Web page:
Thursday, 12 August 2010

Whizzing across Europe

Here we are in Romania! Unbelievable that we are on our fourth day. But before I describe Romania, let me begin at the beginning...

We left London in a rush (no surprises), jumping on the Eurostar at 9am, and with no time we were in Paris. A glamourous start! We ambled around the Notre Dame area, and I remember it in greys and greens - the grey of the hot sky and the buidings, the green of the river. We hopped on the train to Munich that evening, but our connection in Stuttgart was delayed, and so instead of waiting late into the night, we stayed in Stuttgart. Lacking in energy and knowledge we stumbled into an Ibis hotel, and it was a real treat!

The next morning we got the train to Munich and hopped on the 7-hour train to Budapest, Hungary. What a rare joy that trip was! The rolling forests and blue mountains of Transylvania filled the windows and there was a snazzy bar area where we sat all day drinking Austrian 'limonade with herbs' - called Almsdudler, which we enjoyed because it sounds like Dudey.
We arrived in Budapest and began to feel like we were somewhere far away from England. We walked down wide dark streets to our hotel, with bars across windows and graffiti on large, imtimidating stone walls. The next we gravitated towards prettier parts of the city, drinking coffee & eating cheesecake for breakfast in 'Coffee Heaven' (YES!)

I found Budapest quite challenging. The poverty was quite clear, with some beggars just lying on the ground. It is difficult to know how much we can engage: we are tired, we want to rest. And yet it is impossible to switch our hearts off when we see hurt - love knows no holiday! Also the city itself we didn't really enjoy... glitzy shops, overwhelming stone and not a lot of smiles. Nick also had a cold and so for both of us, but particularly him, it was exhuasting walking around. I am glad we've moved on.

We hopped on the night sleeper to Bucharest today. (Leaving BuDaPest for BuCHaRest. Bucharest is in Romania. Nick got them slightly confused at the border when asked by the police where we were going. Thankfully I think the police weren't too upset.) We suddenly got our first wave of seriously intense heat as we got into our sleeper cabin. I prayed for help - it has been so AMAZING how God has helped me so far. I have felt his provision so tanglibly, and I am so grateful. He is the reason we are here - He called us AND ALSO provided everything we needed to afford it AND every day is providing the strength we need. He is so gracious, so unbelievable.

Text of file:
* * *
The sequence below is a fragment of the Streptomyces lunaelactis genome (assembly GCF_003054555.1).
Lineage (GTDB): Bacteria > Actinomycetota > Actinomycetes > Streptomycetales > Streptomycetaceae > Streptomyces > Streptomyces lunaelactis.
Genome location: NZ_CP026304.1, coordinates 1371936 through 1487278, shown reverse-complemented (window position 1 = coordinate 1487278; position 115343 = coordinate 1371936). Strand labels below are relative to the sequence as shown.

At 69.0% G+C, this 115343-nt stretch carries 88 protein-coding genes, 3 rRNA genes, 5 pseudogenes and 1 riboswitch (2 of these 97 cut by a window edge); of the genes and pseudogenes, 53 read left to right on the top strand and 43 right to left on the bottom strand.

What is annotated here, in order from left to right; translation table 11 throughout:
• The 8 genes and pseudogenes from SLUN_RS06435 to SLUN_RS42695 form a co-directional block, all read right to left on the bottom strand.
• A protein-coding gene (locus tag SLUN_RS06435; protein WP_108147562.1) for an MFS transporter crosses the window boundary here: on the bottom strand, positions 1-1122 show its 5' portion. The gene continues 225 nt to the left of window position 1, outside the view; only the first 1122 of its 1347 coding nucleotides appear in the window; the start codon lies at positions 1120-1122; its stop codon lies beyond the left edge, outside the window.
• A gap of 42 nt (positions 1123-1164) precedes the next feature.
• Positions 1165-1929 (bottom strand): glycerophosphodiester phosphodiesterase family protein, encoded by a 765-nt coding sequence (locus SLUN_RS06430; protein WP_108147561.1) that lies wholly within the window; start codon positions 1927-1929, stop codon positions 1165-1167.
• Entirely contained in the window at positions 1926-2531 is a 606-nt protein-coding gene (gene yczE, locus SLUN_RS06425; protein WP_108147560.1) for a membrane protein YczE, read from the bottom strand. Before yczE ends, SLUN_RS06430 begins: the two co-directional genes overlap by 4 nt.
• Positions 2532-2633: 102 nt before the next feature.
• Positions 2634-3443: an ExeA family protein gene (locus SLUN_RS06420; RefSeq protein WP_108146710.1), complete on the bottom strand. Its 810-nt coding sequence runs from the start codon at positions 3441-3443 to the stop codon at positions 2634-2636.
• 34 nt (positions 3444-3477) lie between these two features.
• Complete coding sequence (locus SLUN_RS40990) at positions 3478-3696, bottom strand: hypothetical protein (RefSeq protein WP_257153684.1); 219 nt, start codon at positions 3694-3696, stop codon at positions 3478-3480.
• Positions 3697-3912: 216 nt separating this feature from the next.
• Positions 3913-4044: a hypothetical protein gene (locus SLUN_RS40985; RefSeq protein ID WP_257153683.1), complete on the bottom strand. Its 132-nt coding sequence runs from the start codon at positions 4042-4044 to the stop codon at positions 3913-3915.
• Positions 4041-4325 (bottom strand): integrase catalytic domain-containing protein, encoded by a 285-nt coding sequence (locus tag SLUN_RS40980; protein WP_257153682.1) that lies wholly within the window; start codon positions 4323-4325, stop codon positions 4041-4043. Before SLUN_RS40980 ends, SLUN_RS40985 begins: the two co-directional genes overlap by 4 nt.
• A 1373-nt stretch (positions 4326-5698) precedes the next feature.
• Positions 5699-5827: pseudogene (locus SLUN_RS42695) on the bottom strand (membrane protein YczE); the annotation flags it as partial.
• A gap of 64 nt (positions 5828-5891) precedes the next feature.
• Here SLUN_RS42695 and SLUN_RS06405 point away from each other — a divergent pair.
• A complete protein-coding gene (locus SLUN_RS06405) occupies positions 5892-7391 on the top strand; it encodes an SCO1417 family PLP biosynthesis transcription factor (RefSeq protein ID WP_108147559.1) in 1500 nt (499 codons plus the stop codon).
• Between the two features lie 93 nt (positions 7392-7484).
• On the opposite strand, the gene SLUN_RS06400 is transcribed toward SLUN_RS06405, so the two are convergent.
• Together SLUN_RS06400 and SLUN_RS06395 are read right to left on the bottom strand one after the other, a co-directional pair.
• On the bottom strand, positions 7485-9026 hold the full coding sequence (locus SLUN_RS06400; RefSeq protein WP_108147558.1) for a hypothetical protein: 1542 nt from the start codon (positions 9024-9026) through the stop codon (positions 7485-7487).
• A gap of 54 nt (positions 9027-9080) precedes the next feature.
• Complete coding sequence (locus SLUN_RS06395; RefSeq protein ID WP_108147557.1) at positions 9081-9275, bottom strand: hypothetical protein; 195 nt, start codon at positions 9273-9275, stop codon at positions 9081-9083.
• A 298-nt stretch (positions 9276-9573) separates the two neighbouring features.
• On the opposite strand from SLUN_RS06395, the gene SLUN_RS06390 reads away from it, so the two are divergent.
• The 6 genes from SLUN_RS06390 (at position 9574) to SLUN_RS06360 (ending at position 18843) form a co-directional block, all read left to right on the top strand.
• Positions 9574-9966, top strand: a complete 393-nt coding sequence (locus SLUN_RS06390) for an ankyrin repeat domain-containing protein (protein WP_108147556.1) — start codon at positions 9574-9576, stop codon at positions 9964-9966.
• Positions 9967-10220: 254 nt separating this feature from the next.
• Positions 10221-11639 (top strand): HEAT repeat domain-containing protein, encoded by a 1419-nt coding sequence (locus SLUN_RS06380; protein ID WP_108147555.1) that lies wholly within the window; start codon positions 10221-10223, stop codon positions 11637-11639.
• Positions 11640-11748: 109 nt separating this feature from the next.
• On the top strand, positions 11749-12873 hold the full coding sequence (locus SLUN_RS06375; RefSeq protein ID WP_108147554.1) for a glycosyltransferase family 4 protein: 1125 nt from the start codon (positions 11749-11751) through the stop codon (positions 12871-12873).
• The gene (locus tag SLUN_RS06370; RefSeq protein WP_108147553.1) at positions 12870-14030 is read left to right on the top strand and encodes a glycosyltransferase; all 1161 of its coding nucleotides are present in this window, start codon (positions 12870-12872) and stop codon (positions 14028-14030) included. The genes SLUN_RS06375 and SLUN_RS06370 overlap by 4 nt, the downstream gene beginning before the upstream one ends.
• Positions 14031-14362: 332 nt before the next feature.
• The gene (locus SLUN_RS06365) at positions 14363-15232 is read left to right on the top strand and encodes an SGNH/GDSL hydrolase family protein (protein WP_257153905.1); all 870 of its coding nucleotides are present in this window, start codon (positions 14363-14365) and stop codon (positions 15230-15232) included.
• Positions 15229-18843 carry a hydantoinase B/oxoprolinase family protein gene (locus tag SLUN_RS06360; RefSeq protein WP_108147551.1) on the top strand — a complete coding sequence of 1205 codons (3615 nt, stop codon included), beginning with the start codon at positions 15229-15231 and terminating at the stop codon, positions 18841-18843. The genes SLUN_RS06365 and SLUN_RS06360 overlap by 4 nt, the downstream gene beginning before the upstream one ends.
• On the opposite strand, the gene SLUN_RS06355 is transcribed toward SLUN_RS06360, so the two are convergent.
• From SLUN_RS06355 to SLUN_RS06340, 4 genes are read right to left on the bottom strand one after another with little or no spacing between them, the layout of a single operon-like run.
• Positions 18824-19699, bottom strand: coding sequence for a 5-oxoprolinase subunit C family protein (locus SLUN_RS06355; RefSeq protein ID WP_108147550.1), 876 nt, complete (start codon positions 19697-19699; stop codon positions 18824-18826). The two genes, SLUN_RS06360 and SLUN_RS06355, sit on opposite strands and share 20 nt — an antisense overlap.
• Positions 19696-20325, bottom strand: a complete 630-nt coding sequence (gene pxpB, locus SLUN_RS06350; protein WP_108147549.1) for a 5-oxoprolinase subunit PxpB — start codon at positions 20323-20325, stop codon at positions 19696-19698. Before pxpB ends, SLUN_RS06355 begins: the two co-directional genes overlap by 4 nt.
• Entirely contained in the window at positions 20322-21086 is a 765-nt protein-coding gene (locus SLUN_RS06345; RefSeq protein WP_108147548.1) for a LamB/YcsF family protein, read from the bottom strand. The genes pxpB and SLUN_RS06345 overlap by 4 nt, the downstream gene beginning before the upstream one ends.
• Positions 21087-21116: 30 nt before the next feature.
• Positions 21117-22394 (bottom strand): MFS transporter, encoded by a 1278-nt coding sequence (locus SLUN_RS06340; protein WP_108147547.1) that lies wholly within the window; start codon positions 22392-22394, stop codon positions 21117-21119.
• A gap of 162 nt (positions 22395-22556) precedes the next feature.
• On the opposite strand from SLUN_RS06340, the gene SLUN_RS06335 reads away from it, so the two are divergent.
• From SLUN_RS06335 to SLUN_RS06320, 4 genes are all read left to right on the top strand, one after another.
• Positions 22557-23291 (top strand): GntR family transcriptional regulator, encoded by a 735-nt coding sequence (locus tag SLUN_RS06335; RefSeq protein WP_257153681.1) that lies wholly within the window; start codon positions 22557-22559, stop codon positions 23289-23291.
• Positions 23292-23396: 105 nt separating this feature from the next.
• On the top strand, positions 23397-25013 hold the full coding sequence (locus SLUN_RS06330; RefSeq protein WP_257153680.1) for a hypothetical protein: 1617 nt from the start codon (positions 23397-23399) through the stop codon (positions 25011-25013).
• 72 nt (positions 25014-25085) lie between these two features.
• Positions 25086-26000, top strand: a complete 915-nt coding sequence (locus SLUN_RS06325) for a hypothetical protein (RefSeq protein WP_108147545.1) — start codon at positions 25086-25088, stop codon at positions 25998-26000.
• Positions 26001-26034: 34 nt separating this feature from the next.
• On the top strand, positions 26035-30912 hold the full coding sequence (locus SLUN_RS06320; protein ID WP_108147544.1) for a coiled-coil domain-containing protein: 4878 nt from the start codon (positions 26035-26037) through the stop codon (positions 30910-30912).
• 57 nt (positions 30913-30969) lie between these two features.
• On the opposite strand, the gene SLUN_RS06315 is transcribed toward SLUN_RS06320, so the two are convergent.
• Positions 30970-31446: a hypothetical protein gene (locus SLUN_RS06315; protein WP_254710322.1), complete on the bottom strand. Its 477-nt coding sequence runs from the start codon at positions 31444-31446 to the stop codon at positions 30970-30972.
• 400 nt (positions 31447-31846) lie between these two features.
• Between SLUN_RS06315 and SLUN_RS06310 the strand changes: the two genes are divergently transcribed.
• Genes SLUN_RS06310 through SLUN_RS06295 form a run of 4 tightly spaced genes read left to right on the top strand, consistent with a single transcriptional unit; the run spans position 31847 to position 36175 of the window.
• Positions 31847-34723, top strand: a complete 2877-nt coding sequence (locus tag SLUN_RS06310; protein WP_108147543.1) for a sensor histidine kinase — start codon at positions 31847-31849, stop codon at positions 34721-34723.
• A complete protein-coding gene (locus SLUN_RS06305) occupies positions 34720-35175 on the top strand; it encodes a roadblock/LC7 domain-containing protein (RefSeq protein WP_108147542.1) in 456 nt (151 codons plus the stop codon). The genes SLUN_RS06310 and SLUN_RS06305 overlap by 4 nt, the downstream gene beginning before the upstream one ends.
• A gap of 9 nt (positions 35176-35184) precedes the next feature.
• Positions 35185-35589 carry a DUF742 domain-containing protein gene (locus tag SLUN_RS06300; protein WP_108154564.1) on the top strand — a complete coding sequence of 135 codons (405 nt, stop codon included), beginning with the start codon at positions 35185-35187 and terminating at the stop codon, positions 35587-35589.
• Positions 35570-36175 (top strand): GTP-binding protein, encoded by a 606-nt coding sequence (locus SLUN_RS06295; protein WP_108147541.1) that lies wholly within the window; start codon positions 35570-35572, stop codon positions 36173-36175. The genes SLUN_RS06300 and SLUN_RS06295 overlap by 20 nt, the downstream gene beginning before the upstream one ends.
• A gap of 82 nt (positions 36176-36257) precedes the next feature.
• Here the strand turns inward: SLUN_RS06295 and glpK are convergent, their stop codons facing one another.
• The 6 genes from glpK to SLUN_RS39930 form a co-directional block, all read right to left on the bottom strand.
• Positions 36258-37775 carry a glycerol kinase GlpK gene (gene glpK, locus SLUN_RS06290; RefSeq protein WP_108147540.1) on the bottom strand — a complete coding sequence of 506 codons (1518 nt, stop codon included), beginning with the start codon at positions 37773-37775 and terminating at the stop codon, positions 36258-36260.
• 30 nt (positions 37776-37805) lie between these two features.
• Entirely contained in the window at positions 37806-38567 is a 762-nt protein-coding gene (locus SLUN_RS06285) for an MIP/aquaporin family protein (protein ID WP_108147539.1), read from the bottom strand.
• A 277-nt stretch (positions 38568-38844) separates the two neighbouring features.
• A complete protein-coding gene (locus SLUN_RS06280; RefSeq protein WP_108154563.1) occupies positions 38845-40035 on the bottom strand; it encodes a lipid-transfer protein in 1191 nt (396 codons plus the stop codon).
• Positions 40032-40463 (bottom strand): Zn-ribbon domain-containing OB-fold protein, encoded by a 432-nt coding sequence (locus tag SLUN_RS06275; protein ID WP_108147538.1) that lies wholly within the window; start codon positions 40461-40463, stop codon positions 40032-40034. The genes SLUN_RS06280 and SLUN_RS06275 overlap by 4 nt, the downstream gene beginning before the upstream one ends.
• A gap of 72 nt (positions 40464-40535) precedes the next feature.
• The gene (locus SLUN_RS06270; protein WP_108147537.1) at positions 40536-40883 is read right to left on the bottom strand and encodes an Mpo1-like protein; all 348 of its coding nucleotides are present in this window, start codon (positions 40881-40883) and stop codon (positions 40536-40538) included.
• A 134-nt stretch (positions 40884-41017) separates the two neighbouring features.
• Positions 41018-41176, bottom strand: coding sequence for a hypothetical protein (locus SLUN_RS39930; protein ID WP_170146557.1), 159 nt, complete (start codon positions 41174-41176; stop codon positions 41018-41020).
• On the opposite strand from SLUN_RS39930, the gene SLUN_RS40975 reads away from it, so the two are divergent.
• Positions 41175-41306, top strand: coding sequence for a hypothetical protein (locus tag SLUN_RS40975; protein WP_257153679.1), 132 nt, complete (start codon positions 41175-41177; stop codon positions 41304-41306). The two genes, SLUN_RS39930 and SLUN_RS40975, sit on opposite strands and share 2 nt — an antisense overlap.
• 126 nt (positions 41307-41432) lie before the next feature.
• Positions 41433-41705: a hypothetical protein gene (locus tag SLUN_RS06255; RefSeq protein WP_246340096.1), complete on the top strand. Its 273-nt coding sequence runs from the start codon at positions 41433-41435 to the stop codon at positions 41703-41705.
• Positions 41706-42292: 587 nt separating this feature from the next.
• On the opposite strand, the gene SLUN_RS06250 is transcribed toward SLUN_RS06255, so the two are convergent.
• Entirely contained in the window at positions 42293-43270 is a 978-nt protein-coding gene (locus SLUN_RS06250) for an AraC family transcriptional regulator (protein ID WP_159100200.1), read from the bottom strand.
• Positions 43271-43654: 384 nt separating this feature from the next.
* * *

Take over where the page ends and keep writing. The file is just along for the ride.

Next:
Back to cabin... leaving an hour late we hurtled through the countryside to Bucharest. This sleeper was SO much fun! It was such a buzz zooming through the night, chugidy chugidy... Not such a buzz being knocked on a couple of times for passports. And not a buzz at all having an enormous moth fly in the cabin and land on my arm! We didn't realise there was no food, and we were on the train from 7pm to 12pm the next day, but we didn't notice too much (maybe the heat helped!) and had enough water. We awoke to startling beauty - rivers and hills, dotted with incredible men working immensely hard in the heat. These men to me are like silent heroes! I have so much to learn from their lifestyle...

Bucharest is a wonderful city - we have had the most glorious day. Exploring a stunning park with messy pink flowers and a fountain, pottering around the cobbled old streets, where I bought a leather bag from a family who made it... Bucharest feels so much more relaxed, and people have been so smiley, so encouraging in their disposition. I would love to stay a little longer but we must zoom on to Istanbul tomorrow - on a seriously long sleeper train: 21 hours. Pray for us! I remember my Gran telling me as a little child 'you always occupy yourself Cate, you are good at finding things to do'. What an encouragment to draw on now! Crosswords, postcards, sermons, learning the guitar (!) - we will pull out all the stops for this next bit of our journey. And this time we will remember to bring food.

Yes, I do have a serious case of man flu which deserves much sympathy... One of our aims and prayers is that we´d meet and connect with people which is quite hard when you´re on the train most of the time. But we had a great chat with the french buffet carriage barman. He was telling us about how he´d been homeless for a year and how it was christians who´d helped him and how he respected what we were doing. He also said Bof a bit, which was quite funny, but nowhere near as funny as the sweet german ticket seller who said Shloop a lot with no sense of it being funny.

The journey has already been quite hard, we get a bit scratchy with each other when we get a bit stressed, but we always make up quickly and it's mainly really exciting and fun. If your interesed in the route, it is the blue one in this link (scroll down a bıt): Have run out of time in internet cafe, will write more next time. x